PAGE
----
An excellent example of a River Birch (Betula nigra) is found among the landscaping on the corner of the Enterprise Rental business. The Crossville Tree Board would like to call attention to this great species of Eastern trees. As the name entails, the River Birch loves wet, acidic soil and while it can stand periods of heavy rain and flooding, it doesn’t need those conditions to thrive. It can do well in dry soil as well. This species makes a nice landscape choice because it transplants easily at any age and grows into a medium tree of about 40’ to 70’. Since the birch’s wood has very little commercial value the people have evolved it into an extremely popular ornamental.
This tree of distinction on Hwy. 127 N shows how the River Birch can be used in a landscaping setting. Once the area’s leaf canopy diminishes in the fall, the distinctive, exfoliating bark really shows off and provides an interesting texture to winter scenery.
The bark is the best way to identify a River Birch. A younger tree is smooth, pinkish-white, sloughing off in curly papery sheets. When older the bark is shaggy and silver-gray. There is an old Native American legend that talks about why the Birch tree wears ‘slashes in its bark,’ which unravels a tale of why the bark is so curiously marked. It was common to tell tales for lessons learned and this one may have been told to help i.d. the tree because Native Americans boiled the sap as a sweetener similar to maple syrup, and consumed the inner bark as a survival food. The River Birch is an important dietary component to deer and other mammals as well as birds who eat the birch buds, catkins, and seeds.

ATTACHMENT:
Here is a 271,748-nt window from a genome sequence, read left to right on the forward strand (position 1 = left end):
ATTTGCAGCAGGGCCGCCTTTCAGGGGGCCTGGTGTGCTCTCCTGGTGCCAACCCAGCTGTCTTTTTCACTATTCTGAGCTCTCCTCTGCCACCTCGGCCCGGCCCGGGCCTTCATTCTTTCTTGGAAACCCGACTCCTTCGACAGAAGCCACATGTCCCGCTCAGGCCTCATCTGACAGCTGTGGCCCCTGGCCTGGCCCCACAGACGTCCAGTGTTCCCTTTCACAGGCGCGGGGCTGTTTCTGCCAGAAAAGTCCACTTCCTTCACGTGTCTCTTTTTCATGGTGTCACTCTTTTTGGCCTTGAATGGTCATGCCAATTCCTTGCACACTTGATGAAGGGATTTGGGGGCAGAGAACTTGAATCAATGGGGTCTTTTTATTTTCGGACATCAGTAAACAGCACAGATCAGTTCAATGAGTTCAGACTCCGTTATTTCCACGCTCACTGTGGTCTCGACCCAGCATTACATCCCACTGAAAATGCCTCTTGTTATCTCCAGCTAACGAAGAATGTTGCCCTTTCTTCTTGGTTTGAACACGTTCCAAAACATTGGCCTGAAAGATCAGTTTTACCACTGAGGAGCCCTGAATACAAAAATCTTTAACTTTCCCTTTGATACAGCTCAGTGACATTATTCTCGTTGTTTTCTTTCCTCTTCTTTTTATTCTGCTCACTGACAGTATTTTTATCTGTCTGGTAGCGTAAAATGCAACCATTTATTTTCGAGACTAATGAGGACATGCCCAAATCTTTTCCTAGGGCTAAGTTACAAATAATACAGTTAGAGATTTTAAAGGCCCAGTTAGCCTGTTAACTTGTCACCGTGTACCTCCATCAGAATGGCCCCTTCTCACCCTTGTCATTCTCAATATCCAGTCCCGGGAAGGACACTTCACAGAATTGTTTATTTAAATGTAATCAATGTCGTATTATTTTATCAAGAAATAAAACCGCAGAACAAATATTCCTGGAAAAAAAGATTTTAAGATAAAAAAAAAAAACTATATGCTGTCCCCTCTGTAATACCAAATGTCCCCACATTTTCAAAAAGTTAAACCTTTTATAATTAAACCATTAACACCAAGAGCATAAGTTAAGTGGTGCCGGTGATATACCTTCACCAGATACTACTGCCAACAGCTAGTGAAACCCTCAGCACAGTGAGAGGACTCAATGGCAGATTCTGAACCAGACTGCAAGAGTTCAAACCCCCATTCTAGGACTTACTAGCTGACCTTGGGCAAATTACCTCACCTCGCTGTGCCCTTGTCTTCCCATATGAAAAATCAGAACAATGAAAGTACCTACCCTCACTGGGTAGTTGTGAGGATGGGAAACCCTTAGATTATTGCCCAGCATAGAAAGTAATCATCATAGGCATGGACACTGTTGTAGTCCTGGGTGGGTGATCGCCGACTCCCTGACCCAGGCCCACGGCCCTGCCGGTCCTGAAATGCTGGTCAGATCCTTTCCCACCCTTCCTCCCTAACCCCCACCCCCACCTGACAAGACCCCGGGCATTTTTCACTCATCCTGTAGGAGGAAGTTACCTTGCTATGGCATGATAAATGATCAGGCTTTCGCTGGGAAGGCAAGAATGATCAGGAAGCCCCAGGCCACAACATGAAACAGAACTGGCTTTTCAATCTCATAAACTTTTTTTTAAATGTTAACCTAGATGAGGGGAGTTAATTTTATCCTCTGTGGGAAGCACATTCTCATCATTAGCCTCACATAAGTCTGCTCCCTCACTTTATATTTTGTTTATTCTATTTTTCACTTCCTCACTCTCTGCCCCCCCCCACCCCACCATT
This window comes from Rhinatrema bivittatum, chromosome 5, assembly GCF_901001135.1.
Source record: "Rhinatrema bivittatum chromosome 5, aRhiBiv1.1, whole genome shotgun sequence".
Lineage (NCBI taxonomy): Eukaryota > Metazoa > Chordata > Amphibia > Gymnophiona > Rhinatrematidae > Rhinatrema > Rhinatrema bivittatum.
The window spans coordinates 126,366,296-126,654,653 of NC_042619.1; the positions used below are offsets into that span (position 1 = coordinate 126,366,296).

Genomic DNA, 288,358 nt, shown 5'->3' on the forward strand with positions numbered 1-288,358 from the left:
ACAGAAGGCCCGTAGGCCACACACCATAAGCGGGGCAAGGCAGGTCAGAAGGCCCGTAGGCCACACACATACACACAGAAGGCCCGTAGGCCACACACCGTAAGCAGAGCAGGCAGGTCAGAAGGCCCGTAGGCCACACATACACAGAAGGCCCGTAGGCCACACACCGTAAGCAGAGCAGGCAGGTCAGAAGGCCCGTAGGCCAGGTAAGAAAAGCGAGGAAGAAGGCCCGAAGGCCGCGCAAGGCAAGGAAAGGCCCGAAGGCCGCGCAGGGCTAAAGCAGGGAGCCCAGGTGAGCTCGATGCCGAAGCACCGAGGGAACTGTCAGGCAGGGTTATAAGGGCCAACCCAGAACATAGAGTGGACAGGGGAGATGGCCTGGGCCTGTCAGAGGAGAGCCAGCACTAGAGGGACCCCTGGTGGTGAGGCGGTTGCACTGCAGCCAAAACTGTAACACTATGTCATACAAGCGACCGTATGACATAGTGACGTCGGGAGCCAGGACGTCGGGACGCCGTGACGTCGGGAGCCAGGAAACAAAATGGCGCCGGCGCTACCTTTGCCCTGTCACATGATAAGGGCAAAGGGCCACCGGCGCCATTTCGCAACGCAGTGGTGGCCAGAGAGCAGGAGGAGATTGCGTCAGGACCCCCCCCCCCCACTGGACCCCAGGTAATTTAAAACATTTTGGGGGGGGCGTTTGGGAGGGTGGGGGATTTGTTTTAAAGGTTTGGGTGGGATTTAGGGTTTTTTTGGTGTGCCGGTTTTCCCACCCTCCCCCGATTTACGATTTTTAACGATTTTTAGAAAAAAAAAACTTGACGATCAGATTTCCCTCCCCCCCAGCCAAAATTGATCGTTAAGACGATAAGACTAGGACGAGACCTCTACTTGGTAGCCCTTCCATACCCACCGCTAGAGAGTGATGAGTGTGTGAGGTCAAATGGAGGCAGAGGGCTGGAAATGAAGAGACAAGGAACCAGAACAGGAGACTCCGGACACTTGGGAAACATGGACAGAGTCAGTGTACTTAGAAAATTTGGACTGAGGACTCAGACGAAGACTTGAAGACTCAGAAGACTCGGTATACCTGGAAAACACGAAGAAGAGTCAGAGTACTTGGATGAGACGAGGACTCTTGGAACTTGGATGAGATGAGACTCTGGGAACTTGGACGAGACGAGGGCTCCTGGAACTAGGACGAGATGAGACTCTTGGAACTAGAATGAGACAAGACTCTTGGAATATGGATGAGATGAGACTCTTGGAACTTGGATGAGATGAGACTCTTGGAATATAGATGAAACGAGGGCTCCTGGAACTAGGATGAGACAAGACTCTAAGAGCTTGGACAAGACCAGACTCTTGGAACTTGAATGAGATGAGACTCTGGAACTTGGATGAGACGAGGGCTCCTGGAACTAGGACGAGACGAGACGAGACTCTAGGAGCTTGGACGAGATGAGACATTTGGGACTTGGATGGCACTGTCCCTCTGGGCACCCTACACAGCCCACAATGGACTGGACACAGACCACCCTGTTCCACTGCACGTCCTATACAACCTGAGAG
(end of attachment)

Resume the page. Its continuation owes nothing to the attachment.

To find a mature example of a River Birch one may travel to the Obed River Park. Within its boundaries is a tall River Birch growing along the water’s edge in a natural setting. To find this mature River Birch, park at the second shelter and find the Arboretum sign. This is where you can begin the section of paved trail closest to the river. The paved trail winds to the right and when the wooden bridge comes into view along your path look left (due NW). The mature tree is leaning across the river with its roots holding back the bank. A perfect example of how the River Birch can aid in stream bank erosion prevention is seen here. This one also shows how the young papery curls of the younger birch’s bark is no longer present and the mighty, grey shaggy bark is the replacement.
As you walk the path you will notice identification markers the Arboretum has placed to identify other nice examples of trees: Black Gum, Serviceberry, White Oak, are just a few.
Just a note: The Arboretum is within the Obed River Park’s boundary and was established by the Tennessee Urban Forestry Council in conjunction with many local partners to recognize Crossville’s nice living collection of woody plants for educational and scientific purposes.
Trees of Distinction are selected quarterly by the Crossville Tree Board, and articles about them are published in the Crossville Chronicle. This endeavor is to promote awareness of the importance of trees in our local environment.